The Carnatic tala used on my project and their re-contextualization in Western notation are listed in the chart below. As a way to create a cohesive large scale composition/CD, each piece uses a tempo that is in metric modulation from the previous track.
The CD’s first track, “Stone Shiva” as it appears in MOTU’s Digital Performer 7 software. Ata tala’s two bars of 5/8 and two bars of 2/8 pattern may be seen in the sequencer’s conductor and tracks windows.
The Vierring II on Native Instrument’s REAKTOR software synthesizer design environment by Mike Daliot and Timothy Lamb was used to create the electronic percussion tracks. The Vierring II was chosen for two reasons. The Vierring allows the user to change the length of the beat grid for its individual channels. This allowed the correct lengths of the Carnatic tala cycles to be programmed. In the left column below, you will see the “Len” set to 28, which gives subdivisions of Ata Tala’s 14 beat cycle.
“Stone Shiva” programmed in Vierring II on NI’s REAKTOR Plugin
The other reason Vierring II was used is that it will take an audio signal from another sound source and use it as a basis to create percussion sounds. Under Vierring’s “Sources” section in the upper right, the instrument is set to take a signal from an external audio track. Here, Vierring took an audio loop one tala cycle in length of the drone for input and created the electronic percussion sounds. By doing this, the synth drone is spectrally related to Vierring’s percussion output.
The drone is an important aspect of Indian music. Native Instrument’s SubHarmonic synthesizer from their REAKTOR library was used to create the drone, shown below. In the second picture, you can see REAKTOR’s synth building environment that includes my modifications to the SubHarmonic.
In “Stone Shiva” CD Track 1, you can hear Ata tala on Vierring’s electronic percussion and the spectrally related drone from the SubHarmonic synth.
To tie the live percussionist’s tabla and mridangam performances to the Vierring’s electronic percussion tracks, D16 Group’s SigMund Delay Unit was used. The SigMund Delay emulates 1980s style digital delay that gave the live percussion an electronic quality which helped it blend with the electronic percussion.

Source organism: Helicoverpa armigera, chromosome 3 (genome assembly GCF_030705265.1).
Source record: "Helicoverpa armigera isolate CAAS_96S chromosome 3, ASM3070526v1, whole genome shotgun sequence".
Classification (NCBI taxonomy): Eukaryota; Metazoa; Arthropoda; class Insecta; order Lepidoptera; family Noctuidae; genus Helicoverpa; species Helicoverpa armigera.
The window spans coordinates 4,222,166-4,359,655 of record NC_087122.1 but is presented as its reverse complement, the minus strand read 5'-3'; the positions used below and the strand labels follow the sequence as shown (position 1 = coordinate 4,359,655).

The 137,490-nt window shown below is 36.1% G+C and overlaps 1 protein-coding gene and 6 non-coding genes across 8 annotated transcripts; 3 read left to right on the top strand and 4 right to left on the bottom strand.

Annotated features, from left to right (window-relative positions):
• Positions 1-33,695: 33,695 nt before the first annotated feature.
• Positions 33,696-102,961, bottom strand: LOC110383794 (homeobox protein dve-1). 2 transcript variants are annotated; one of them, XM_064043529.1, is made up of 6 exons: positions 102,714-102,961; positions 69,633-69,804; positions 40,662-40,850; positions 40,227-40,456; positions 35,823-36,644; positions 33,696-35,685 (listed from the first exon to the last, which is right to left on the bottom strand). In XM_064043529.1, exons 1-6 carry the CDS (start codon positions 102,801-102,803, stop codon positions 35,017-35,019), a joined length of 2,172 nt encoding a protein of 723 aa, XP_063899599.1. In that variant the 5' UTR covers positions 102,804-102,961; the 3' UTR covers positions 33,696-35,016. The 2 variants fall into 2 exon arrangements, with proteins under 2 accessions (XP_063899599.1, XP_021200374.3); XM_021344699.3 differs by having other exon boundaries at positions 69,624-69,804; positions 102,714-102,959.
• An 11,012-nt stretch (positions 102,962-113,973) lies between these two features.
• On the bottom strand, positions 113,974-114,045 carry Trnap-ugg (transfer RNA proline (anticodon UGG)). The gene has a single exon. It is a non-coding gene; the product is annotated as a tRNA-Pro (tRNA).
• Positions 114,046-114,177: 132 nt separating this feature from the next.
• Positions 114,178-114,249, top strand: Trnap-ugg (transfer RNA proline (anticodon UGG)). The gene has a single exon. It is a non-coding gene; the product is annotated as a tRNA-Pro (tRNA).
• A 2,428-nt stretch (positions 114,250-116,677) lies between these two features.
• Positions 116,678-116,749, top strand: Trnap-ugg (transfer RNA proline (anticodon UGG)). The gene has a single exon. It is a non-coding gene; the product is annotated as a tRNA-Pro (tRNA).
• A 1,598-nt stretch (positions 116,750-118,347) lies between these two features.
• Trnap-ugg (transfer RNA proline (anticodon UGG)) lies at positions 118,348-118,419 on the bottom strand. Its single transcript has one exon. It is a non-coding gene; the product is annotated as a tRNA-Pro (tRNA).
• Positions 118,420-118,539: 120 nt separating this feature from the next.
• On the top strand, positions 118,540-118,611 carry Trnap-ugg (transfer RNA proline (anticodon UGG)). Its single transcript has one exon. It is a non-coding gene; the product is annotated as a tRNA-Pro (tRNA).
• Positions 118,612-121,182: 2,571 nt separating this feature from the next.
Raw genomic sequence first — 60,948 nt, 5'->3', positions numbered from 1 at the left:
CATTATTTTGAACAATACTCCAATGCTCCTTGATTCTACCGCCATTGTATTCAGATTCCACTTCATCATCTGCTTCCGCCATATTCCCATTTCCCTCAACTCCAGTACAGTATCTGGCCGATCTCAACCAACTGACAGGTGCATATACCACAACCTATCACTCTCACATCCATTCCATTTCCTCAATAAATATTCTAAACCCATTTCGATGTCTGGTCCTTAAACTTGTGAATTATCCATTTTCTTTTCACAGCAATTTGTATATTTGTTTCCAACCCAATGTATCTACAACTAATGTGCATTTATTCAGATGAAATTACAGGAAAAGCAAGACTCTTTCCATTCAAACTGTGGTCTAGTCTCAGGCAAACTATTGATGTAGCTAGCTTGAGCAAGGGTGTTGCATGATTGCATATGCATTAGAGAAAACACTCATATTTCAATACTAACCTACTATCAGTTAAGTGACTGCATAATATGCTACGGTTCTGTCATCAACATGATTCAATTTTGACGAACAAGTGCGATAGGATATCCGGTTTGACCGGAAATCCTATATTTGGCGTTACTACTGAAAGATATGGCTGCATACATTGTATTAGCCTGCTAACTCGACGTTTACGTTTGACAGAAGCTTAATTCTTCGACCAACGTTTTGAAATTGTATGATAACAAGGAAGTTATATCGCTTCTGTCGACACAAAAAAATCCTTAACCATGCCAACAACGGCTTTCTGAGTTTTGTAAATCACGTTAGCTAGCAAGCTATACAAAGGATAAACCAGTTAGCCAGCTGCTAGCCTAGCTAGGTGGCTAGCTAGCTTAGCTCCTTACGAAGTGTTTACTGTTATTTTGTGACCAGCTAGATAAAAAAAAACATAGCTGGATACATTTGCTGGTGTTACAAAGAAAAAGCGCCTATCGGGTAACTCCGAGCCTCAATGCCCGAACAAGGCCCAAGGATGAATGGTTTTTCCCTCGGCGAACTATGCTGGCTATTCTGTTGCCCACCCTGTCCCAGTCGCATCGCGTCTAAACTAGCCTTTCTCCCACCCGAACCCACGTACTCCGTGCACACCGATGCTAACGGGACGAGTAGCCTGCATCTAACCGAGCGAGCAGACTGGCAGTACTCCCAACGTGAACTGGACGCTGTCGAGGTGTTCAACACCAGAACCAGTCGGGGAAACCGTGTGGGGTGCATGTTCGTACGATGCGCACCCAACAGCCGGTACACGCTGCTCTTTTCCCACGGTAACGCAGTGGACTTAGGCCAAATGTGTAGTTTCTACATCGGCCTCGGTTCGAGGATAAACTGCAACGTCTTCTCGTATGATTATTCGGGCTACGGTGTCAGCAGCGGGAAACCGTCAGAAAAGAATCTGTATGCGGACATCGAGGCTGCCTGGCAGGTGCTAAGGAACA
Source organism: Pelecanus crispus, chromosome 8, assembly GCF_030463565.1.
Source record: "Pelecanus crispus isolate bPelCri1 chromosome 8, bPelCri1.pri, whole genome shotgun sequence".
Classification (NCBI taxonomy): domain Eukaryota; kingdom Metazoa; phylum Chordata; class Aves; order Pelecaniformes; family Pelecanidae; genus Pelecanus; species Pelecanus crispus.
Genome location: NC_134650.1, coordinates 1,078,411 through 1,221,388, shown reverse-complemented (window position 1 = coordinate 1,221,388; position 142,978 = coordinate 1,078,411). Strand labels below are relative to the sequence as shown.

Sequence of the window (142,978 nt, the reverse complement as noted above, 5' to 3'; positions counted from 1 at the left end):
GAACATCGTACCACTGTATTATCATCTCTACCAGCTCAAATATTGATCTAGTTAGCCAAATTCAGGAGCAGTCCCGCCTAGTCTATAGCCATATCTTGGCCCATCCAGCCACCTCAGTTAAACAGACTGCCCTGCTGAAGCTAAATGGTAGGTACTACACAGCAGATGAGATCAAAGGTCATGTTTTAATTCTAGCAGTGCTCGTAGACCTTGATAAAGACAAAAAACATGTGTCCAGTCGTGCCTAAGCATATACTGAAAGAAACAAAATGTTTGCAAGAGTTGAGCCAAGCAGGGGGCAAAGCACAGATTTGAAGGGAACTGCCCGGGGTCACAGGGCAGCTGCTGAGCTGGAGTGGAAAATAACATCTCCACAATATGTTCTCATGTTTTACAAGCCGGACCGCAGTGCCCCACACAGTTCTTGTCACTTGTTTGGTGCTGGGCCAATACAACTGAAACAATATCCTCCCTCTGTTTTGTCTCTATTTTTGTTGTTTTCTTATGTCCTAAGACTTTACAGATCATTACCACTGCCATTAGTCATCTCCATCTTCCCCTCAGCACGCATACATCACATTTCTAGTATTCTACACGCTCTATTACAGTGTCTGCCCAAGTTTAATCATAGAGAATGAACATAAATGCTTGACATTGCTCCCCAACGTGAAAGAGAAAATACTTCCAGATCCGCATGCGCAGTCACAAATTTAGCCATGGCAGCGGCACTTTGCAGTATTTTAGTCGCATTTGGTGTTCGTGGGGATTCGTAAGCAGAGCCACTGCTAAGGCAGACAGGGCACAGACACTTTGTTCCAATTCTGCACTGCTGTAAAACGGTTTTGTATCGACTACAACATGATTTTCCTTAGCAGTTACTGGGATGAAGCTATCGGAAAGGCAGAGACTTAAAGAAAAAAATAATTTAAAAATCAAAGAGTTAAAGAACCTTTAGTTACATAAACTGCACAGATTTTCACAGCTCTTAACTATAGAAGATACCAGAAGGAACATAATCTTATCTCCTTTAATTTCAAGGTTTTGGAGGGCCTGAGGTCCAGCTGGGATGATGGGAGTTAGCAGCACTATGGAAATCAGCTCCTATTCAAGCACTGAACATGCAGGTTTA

“Dasara” CD Track 14, uses Rupaka Khanda, a seven beat tala cycle expressed as 7/8 in western notation. The track is named after the Mysore Dasra Festival, which is a ten-day event held annually. The festival celebrated its 400-year anniversary in 2010. Dasra is held on the grounds of Mysore Palace and throughout the city. The festival picture below depicts Hindu deities enacting the legend surrounding the victory of truth over evil for which the event is named.
This third example from the CD, Track 14 “Dasara,” captures my impressions of the festival and integrates live percussion, tabla drums, with the electronic percussion.
Watch on YouTube: “Dasara”: 100 BPM, 7/8, Rupaka Khanda tala, 7 Beat Cycle, 00:03:02.
Selecting production tools and designing workflows that integrated the use of both Carnatic tala and live Indian musicians was one of the project’s most important aspects. Making these technical and artistic choices is one of the producer’s primary roles, and I spent a great deal of time reviewing and considering the best options.
The CD Project’s Primary Production Tools and Workflow:
MOTU’s Digital Performer 7 rendering and recording tracks at 192kHz 32bit, ultra-high resolution.
NI’s Komplete Reactor synths and effects: SubHarmonic, Vierring II, SpaceMaster 2 and Flat Blaster 2.
MOTU’s Masterworks EQ and Compressor.
Balancing/pre-mastering of electronic percussion tracks across the CD. Mixes were later built bottom-up from these “locked” levels.
Recorded Indian musicians at the Aravind Studio in Bangalore on Apogee’s Duet2 analog to digital converter recording into Digital Performer 7.
iZotope’s RX2 used on both Flute and Veena to remove unwanted noises.
D16 Group’s SigMund on Percussion for delay effects.
IRCAM/FLUX’s SPAT for instrument localization and reverb.